IBM SVP weighs in on Great Resignation, desire for flexibility, which employees tend to be promoted
While major employers in the United States, especially in the technology industry, have announced layoffs and hiring freezes ahead of an anticipated recession, IBM plans to stay the course.
“We’re always selective with our hiring and we’re constantly scanning the marketplace,” Obed Louissaint, senior vice president of transformation and culture at IBM, told HRD. “We’re continuing to hire, and we’ll continue to monitor and pivot if circumstances require it. We’re continuing to build out and invest in critical skills our clients are needing. In our industry, areas around cloud, AI and security continue to be in high demand.”
That’s reassuring news for workers, considering that more than 450 startups and tech firms have laid off more than 75,000 people in 2022, according to professional social network Blind’s tech layoffs tracker. In just the last month alone, more than 20,000 jobs were cut. Additionally, tech giants Apple and Google have prepared to slow down hiring efforts into 2023.
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But IBM has always carved its own path. For example, the Armonk, NY-based company doesn’t use the term “Great Resignation,” at least internally. Of course, that doesn’t mean the tech giant isn’t aware of the nationwide talent shortage and the highly competitive labor market that’s resulted.
“This is a time to ensure we re-engage our population,” Louissaint says. “By nature of my title, my goal is to continue to transform and pivot our company toward being more growth-minded, transforming it directly through leadership: leadership development, getting people in the right jobs and ensuring we have the right succession plans.”
Like many companies since the COVID-19 pandemic, IBM has relied upon its business resource groups – its label for employee resource groups (ERGs) – to maintain and even boost retention. Traditionally, ERGs consist of employees who volunteer their time and effort to foster an inclusive workplace. Due to their motivations, needs and the general nature of ERG work, employees who lead these groups are more likely to be Black, Indigenous and People of Color (BIPOC) and oftentimes women. ERGs are a way for underrepresented groups to band together to recruit more talent like them into their companies and make sure that talent feels supported and gets promoted.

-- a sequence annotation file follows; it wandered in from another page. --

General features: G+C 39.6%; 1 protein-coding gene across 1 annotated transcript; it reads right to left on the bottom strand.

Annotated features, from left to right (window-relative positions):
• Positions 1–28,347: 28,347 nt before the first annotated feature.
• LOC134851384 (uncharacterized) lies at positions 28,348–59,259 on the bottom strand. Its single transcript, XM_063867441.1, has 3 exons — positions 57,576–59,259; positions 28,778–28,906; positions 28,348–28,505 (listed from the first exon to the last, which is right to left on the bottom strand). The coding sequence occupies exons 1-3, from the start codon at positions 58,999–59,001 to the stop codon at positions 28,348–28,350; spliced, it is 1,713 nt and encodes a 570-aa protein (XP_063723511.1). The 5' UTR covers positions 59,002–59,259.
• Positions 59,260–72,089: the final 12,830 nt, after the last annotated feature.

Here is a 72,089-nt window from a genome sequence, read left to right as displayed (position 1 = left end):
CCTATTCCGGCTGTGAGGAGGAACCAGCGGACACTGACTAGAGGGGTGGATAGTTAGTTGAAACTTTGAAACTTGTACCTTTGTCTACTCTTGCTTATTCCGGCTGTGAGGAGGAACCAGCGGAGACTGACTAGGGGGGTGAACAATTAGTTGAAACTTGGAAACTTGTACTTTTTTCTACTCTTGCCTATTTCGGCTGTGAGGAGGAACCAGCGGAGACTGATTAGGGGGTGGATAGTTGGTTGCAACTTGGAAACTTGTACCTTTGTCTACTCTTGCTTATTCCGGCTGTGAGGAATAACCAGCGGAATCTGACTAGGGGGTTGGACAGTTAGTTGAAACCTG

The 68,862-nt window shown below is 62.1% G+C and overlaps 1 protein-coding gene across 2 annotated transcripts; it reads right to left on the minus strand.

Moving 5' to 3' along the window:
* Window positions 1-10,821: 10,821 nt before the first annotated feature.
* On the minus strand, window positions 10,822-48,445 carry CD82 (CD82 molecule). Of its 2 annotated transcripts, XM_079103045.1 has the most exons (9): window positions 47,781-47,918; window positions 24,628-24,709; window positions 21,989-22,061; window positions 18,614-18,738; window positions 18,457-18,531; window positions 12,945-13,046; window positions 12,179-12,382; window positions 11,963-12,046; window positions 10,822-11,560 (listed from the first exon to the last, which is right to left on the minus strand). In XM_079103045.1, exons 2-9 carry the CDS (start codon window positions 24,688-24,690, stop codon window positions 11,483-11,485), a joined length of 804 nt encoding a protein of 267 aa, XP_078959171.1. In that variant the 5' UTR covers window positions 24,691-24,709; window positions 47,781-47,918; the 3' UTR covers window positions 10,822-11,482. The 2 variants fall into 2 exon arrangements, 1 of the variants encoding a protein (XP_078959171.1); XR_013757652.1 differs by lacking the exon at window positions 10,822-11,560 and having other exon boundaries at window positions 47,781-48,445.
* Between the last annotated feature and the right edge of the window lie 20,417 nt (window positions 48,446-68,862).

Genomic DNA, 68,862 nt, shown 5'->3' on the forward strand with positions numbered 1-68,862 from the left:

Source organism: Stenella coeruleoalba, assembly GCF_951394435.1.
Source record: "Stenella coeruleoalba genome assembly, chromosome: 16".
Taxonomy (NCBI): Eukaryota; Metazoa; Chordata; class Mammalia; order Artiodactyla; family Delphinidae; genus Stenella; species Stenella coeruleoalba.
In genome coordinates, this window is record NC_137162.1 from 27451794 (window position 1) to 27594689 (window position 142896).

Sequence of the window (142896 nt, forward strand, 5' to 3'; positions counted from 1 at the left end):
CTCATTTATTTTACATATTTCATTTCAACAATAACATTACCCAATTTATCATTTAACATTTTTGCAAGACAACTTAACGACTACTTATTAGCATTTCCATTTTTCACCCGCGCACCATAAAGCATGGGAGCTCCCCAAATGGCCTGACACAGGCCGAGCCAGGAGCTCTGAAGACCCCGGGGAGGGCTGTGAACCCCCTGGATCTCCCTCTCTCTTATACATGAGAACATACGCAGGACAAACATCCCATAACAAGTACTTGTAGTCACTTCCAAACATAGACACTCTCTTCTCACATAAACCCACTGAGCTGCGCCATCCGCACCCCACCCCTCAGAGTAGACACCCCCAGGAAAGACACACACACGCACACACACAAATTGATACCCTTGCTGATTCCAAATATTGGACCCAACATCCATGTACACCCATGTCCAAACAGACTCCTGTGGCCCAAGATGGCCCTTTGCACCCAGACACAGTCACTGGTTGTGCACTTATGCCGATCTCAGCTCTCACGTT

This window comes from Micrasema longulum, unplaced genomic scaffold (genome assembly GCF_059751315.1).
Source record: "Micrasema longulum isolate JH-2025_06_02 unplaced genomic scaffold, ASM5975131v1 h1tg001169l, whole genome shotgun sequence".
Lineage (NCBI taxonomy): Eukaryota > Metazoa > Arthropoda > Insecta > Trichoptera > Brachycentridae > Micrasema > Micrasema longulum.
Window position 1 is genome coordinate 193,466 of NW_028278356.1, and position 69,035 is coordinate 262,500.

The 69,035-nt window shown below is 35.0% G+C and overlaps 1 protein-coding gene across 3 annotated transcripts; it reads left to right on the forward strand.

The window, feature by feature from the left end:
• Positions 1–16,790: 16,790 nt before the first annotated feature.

“It’s a lot easier to leave a company where you’ve only interacted with colleagues through a screen,” Louissaint says. “Our diversity groups and communities have gotten a lot stronger, which builds commitment to the company and community to each other. We’ve found that through our communities, business resource groups, open conversations and by democratizing leadership by using virtual technologies like Slack, the company has become smaller and the interactions are a lot more personal.”
A major contributor to the Great Resignation has been the push for workers to return to the office. While Apple and Google have ruffled feathers with requesting employees back for at least a couple days a week, Tesla went one step further by demanding employees head to the office five days a week, as if the COVID-19 pandemic never happened.
Ahead of the game, IBM was one of the first major tech firms to embrace remote work, with as much as 40% of its workforce at home during the 2000s. A shift came in 2017, but since the pandemic, only 20% of the company’s U.S. employees are in the office for three days a week or more, according to IBM CEO Arvind Krishna. In June, Krishna added that he doesn’t think the balance will ever get back to more than 60% of workers in the office.
“We’ve always been defined by flexibility, even prior to the pandemic that’s what we were known for and what differentiated us,” Louissaint says. “Continuing to double down on flexibility has been a value to us and to our people.”
IBM has also been defined by its eye toward the future, particularly when it comes to workforce development. Over the past decade, the tech giant has partnered with educational institutions, non-governmental organizations and other companies to discover and nurture talent from untapped pools and alternative channels. Last year, the company vowed to train 30 million individuals on technical skills by 2030.
“Our people crave learning and are highly curious,” Louissaint says, adding that the average IBM employee consumes about 88 hours of learning through its platform each year. Nearly all (95%) employees are on the platform in any given quarter.
“We’ve been building a strong learning environment where employees can build new skills and drive toward new jobs and experiences,” he says. “We also find that the individuals who consume the most learning are more likely to get promoted. It’s 30% more likely for a super learner to be promoted or switch jobs, so the incentive is continued growth and opportunity for advancement.”